Hiring From Within

Seven years after linking personally, Jodi Simpson and
Shawn Adamsson team up professionally to grow CityMatch

Photo: Jodi Simpson and Shawn Adamsson of CityMatch

TWO YEARS INTO her business of easing the transition of professionals and their families into London, Jodi Simpson was at a crossroads this summer. There simply wasn’t enough time in the week to do everything required to keep CityMatch running and growing the way she wanted.

Many an entrepreneur has faced a similar dilemma—pulled in multiple directions as the business grows, but hesitant to pull back from doing the things that created the growth.

“I had a formal mentor in Toronto and we did a strategy session in the summer. I started looking at the parts of the business I loved doing and the parts I could give up, potentially. Then I went for a long walk to talk about it all.”

Not surprisingly, her partner on the walk that day was her partner in life, Shawn Adamsson, formerly a partner in Ellipsis Digital. He helped plan and organize the renovation of the London Roundhouse, where Ellipsis operates today as a primary tenant. With that project complete, he left to create Wyrd Digital, which foundered but may come back in another form one day.

“Jodi is the secret sauce to this business. Her energy and enthusiasm are what make it work, but we can lock down our processes and become more organized in our systems. That’s my job” —Shawn Adamsson 

“Shawn knew what I was struggling with, and I knew what his skills were. And then it hit us: What he had was what I needed. We valued each other’s skills, and it made perfect sense.”

They would join professionally, seven years after joining personally.

As of August, he is chief strategy officer, responsible for marketing, planning and generally keeping things running smoothly behind the scenes. Simpson continues to be the face of CityMatch, working with a ­variety of business, education and healthcare organizations to introduce new employees and their families to everything London has to offer.

“Over the last two years, I’ve worked with people from 20 to 25 countries, coming to work in all kinds of sectors. Each case is unique, and my job is to welcome them and make sure their transition is as smooth as possible.”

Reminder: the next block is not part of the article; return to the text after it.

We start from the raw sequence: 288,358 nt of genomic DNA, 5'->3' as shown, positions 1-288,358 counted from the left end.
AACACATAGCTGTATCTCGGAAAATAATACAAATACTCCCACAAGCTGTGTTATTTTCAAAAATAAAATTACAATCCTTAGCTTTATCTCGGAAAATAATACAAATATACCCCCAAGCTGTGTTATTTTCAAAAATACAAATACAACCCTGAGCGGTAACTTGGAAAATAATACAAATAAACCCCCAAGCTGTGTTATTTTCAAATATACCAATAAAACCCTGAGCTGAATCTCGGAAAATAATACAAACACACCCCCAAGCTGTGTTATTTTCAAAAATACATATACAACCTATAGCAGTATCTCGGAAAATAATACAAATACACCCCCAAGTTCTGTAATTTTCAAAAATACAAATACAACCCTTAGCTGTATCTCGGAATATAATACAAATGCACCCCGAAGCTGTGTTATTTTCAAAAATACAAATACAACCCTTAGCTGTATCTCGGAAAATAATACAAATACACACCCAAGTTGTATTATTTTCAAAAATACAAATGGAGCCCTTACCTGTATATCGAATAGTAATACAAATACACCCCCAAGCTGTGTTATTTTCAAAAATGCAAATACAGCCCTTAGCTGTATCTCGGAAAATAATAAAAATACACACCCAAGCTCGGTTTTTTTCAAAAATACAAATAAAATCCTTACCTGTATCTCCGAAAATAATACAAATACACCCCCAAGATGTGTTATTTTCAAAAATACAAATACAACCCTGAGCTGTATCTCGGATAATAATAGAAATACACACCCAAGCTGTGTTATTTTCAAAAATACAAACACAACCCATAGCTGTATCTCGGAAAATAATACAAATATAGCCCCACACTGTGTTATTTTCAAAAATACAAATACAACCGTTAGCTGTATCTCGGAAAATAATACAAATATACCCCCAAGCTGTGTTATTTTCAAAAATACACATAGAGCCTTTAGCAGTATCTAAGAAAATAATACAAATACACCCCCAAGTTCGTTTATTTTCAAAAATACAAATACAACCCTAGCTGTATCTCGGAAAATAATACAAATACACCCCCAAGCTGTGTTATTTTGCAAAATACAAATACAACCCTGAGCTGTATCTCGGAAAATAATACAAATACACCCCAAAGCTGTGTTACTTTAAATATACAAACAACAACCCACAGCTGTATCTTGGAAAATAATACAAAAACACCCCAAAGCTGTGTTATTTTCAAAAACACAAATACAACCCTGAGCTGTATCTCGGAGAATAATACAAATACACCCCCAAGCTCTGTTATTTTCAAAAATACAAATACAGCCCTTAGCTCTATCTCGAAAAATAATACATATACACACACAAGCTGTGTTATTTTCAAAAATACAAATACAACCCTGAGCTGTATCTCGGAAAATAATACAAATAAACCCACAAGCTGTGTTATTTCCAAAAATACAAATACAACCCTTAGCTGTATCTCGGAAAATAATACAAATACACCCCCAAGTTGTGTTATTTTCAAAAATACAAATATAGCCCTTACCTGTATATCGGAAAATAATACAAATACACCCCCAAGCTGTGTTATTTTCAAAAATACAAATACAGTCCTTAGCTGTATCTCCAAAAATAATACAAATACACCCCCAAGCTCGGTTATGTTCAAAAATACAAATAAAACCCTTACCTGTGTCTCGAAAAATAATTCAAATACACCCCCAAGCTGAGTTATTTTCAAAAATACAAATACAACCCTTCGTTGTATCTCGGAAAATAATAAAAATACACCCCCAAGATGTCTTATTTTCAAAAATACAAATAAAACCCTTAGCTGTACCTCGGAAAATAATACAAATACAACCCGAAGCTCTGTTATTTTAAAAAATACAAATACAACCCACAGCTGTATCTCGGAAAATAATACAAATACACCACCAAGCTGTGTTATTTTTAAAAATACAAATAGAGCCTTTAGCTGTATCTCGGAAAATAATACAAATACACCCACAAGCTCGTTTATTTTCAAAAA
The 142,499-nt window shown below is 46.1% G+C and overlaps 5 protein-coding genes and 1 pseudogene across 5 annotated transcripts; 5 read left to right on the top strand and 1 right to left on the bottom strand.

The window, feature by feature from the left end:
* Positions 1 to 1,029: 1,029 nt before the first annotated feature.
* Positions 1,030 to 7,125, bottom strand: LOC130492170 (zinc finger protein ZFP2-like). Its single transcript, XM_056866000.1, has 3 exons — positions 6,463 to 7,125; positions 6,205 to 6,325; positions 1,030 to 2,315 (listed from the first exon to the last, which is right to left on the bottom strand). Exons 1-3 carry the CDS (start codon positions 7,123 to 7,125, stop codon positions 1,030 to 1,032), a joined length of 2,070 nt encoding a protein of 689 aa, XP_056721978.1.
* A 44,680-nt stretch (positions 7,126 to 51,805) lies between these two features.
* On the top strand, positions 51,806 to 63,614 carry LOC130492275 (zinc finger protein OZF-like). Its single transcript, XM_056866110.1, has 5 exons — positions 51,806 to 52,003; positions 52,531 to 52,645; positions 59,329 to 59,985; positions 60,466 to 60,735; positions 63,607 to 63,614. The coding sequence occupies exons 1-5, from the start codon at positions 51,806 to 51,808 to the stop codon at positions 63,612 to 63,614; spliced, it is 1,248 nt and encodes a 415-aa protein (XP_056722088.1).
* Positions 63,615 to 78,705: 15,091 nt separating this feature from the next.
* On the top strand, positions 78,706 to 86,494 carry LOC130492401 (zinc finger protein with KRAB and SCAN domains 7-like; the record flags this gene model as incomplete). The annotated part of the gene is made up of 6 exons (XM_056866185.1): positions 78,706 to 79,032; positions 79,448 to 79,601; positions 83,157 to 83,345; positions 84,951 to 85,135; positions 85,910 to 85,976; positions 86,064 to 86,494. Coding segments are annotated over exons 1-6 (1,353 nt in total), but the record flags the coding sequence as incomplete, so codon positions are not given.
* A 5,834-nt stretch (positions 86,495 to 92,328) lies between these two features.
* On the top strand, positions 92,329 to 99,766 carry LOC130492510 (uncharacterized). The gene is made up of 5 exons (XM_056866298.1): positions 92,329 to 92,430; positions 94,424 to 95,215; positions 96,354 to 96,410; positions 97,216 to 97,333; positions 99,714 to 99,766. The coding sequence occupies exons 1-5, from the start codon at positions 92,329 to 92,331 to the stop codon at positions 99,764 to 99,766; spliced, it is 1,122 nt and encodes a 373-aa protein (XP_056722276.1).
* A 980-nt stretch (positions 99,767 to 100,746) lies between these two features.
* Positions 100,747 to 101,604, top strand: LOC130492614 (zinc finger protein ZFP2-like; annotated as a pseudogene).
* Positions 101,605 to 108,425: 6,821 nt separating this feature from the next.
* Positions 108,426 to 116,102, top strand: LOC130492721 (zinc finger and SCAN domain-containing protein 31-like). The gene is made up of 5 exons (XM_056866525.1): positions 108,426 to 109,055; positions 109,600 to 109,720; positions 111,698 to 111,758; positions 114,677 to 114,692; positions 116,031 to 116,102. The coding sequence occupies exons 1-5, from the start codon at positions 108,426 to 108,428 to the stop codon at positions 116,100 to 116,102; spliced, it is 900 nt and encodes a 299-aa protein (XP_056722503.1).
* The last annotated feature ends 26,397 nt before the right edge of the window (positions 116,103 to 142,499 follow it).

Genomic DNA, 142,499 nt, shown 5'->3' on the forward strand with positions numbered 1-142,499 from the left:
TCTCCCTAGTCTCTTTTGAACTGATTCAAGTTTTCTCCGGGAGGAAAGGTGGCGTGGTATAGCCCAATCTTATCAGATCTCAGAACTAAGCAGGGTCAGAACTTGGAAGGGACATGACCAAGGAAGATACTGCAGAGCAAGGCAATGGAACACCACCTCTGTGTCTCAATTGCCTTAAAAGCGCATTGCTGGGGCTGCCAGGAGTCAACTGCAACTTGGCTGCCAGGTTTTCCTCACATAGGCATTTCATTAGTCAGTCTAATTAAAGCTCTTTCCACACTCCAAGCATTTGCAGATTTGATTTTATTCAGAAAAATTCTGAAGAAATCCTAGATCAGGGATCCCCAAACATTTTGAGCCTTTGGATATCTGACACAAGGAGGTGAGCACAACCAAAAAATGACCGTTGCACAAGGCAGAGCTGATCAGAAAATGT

Initially, she spent a lot of time pitching her concept to organizations that heretofore hadn’t considered the ­ripple effect moving to a new job in London has on the new ­employee’s family.

“If you’re competing for talent and trying to get someone to move to London, you need to do more than provide a ­moving allowance and a tour of the city with someone from HR,” she says.

More and more organizations have seen the value of bringing Simpson in early, long before the person arrives in London. “I’m usually working for three to six months, learning about the person and the family, getting an idea of where they want to live, what schools are required, their interests and hobbies, getting them connected to the resources they will need to live here and be part of the community,” she says.

When they arrive, she’s often the first person they meet, and she continues helping them for several weeks to do “city on-boarding.”
“Jodi is the secret sauce to this business,” Adamsson says. “Her energy and enthusiasm are what make it work, but we can lock down our processes and become more organized in our systems. That’s my job.”

Part of the goal is to make Simpson more efficient. The other part is to prepare the business for potential expansion, by franchise or some other mechanism, to other cities, where people with Simpson’s enthusiasm for their city could follow her model of welcome and support.
As for working together, in a home-based environment no less?

“We have our separate spaces,” Simpson laughs.

“And we’re pretty good about shutting it off on weekends,” Adamsson adds.  Christopher Clark